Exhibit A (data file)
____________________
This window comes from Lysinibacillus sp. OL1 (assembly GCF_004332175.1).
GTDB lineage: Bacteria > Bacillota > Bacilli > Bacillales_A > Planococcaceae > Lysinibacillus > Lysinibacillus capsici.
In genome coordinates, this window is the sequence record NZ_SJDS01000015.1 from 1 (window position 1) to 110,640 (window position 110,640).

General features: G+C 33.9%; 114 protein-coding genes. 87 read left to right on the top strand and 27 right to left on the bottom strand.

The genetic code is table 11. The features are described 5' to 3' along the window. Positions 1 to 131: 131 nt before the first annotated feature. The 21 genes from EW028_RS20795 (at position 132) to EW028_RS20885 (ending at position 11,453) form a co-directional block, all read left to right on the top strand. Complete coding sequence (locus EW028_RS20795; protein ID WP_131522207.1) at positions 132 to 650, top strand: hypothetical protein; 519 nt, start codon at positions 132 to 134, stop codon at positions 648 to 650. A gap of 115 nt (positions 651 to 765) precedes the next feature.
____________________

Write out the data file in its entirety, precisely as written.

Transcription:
This window comes from Lysinibacillus sp. OL1 (assembly GCF_004332175.1).
GTDB lineage: Bacteria > Bacillota > Bacilli > Bacillales_A > Planococcaceae > Lysinibacillus > Lysinibacillus capsici.
In genome coordinates, this window is the sequence record NZ_SJDS01000015.1 from 1 (window position 1) to 110,640 (window position 110,640).

General features: G+C 33.9%; 114 protein-coding genes. 87 read left to right on the top strand and 27 right to left on the bottom strand.

The genetic code is table 11. The features are described 5' to 3' along the window. Positions 1 to 131: 131 nt before the first annotated feature. The 21 genes from EW028_RS20795 (at position 132) to EW028_RS20885 (ending at position 11,453) form a co-directional block, all read left to right on the top strand. Complete coding sequence (locus EW028_RS20795; protein ID WP_131522207.1) at positions 132 to 650, top strand: hypothetical protein; 519 nt, start codon at positions 132 to 134, stop codon at positions 648 to 650. A gap of 115 nt (positions 651 to 765) precedes the next feature.